Ministers spent tens of millions of pounds last year offsetting the impact of the so-called bedroom tax in Scotland.
Nearly £7 million was laid out across Tayside and Fife alone to counter Conservative cuts to welfare by topping up residents’ housing benefit.
Social security minister Jeane Freeman said the scheme is proving a “vital lifeline for thousands of households across the country” who have suffered from Tory austerity.
Fife residents were a handed a total of £3.7m to mitigate the benefits cut last year, compared with £2.1m in Dundee, £500,000 in Angus and £430,000 in Perth and Kinross. The average award to each tenant in Scotland was £425.
The Scottish Government has now committed £36m to discretionary housing payments for 2015/16 after it announced a £10m boost to the pot. The UK Government had contributed an extra £13m to local authorities.
Holyrood will take control of £2.7bn worth of welfare powers next year, as well as the power to top up existing payments and create new benefits.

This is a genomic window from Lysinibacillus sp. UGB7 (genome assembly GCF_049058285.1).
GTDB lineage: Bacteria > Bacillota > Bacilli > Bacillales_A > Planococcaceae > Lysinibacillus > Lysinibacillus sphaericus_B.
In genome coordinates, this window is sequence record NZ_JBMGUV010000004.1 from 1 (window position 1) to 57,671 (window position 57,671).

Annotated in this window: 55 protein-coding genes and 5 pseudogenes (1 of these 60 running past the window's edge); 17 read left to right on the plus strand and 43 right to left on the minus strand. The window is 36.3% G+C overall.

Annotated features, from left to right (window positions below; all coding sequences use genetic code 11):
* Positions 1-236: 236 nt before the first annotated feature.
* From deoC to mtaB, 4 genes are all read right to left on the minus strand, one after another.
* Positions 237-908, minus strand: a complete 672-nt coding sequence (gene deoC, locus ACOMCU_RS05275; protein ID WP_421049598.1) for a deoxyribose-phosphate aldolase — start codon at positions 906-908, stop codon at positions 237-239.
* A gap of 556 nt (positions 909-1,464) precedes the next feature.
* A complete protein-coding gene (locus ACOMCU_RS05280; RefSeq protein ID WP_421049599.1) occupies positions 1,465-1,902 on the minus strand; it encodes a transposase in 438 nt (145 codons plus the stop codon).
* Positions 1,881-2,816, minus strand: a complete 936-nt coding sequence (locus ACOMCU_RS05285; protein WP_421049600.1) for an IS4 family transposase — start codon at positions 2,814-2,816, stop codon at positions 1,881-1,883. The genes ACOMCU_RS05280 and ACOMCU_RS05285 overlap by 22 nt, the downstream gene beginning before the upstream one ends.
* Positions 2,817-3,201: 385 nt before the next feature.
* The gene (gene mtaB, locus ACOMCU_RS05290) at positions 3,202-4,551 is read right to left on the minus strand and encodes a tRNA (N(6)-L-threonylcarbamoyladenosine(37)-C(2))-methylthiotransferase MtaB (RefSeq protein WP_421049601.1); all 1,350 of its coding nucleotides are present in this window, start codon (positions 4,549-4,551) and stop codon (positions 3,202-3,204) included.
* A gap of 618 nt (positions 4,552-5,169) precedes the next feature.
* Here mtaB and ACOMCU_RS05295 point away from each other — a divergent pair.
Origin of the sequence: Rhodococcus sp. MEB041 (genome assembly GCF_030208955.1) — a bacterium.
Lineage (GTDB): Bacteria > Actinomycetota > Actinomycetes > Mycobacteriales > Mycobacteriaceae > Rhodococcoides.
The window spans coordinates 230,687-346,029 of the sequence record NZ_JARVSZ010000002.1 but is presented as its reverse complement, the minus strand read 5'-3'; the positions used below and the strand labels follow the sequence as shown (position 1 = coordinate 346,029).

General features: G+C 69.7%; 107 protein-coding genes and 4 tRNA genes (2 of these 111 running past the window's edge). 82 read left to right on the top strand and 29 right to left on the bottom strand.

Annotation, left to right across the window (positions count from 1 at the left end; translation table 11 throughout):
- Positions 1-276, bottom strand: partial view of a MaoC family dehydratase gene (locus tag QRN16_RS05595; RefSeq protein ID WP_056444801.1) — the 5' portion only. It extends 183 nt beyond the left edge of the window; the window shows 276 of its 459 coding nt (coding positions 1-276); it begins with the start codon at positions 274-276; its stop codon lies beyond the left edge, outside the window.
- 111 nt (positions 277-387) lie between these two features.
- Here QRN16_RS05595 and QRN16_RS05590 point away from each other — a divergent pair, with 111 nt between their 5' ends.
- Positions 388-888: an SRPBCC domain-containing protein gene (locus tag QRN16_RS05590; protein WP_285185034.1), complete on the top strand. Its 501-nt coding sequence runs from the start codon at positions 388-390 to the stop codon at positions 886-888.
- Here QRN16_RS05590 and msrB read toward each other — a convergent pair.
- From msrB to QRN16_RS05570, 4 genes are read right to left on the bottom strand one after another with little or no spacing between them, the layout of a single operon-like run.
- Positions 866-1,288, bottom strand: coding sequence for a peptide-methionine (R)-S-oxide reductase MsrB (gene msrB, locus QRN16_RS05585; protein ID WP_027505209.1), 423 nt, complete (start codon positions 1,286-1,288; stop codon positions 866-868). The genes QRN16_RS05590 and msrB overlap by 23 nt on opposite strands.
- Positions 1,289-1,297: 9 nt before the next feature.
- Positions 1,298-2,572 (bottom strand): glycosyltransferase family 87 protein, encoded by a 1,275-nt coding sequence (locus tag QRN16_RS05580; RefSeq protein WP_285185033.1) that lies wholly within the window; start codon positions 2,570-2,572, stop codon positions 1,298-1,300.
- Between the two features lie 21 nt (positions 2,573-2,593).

Ms Freeman said: “When benefit powers are devolved, the principles of treating people with dignity and respect will run throughout the delivery of social security in Scotland.”
The spare room subsidy, the UK Government’s term for the “bedroom tax”, was introduced last year by the Conservatives to encourage council tenants to downsize and free up family housing.
They faced a cut to their housing benefit if they failed to do so.
A spokesman for the Department for Work and Pensions said: “Across the UK the number of people affected by the removal of the spare room subsidy is falling and by the end of this Parliament we will have provided local authorities with £1bn in additional funding to assist people transitioning to our reforms.
“The Scotland Act will transfer a raft of new powers on tax and welfare to the Scottish Parliament and the UK Government has made it clear that it wants to work with Holyrood to deliver for people in Scotland.”